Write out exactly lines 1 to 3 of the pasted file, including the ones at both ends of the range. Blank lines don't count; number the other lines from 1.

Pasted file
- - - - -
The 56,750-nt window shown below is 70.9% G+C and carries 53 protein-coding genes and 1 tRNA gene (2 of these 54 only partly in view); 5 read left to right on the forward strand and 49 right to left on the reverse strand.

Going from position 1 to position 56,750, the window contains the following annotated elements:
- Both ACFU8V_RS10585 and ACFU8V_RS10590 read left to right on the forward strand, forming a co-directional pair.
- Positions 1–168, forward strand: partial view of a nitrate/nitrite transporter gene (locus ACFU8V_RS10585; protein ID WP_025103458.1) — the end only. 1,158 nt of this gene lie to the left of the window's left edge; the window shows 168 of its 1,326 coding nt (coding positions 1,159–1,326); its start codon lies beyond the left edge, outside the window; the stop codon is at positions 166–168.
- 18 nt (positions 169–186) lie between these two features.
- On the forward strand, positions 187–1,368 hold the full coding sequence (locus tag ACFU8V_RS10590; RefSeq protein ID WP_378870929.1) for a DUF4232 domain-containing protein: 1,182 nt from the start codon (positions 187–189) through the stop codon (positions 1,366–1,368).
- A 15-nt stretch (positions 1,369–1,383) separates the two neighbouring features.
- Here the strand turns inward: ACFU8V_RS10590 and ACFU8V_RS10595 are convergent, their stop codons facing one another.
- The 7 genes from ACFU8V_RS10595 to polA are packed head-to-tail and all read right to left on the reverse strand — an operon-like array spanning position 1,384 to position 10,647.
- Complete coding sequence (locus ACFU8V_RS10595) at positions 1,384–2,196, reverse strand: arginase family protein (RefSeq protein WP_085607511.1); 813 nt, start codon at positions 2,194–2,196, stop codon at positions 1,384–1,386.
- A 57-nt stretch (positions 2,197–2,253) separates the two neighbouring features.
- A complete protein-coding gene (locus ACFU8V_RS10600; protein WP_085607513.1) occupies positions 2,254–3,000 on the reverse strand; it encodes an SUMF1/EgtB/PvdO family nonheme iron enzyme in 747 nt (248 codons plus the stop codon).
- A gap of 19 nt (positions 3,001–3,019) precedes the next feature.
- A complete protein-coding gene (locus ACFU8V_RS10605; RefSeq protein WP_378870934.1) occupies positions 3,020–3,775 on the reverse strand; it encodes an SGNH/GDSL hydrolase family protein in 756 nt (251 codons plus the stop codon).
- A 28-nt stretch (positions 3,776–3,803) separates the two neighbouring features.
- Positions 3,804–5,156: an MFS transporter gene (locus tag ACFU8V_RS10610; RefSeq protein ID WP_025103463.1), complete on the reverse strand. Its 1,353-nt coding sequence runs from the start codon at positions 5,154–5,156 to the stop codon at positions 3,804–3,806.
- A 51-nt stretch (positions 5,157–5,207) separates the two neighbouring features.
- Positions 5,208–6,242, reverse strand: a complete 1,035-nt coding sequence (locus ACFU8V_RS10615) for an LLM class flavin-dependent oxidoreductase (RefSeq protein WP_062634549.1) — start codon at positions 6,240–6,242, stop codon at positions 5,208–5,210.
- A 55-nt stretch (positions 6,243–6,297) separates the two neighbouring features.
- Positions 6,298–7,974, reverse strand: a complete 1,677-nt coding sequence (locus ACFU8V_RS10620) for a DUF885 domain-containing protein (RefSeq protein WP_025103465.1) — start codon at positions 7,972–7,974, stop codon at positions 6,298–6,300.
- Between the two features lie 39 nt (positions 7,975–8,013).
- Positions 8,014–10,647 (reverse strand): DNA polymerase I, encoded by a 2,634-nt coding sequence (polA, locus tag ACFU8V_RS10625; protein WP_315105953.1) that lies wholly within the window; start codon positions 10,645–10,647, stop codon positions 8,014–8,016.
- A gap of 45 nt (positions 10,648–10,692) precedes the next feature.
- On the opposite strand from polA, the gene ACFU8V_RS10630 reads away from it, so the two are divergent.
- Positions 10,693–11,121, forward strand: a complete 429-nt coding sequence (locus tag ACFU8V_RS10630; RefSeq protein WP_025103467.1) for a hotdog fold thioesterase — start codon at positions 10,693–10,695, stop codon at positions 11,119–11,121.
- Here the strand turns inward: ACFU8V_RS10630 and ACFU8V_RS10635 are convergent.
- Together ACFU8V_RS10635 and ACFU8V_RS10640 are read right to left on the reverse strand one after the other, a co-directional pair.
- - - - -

The 56,750-nt window shown below is 70.9% G+C and carries 53 protein-coding genes and 1 tRNA gene (2 of these 54 only partly in view); 5 read left to right on the forward strand and 49 right to left on the reverse strand.

Going from position 1 to position 56,750, the window contains the following annotated elements:
- Both ACFU8V_RS10585 and ACFU8V_RS10590 read left to right on the forward strand, forming a co-directional pair.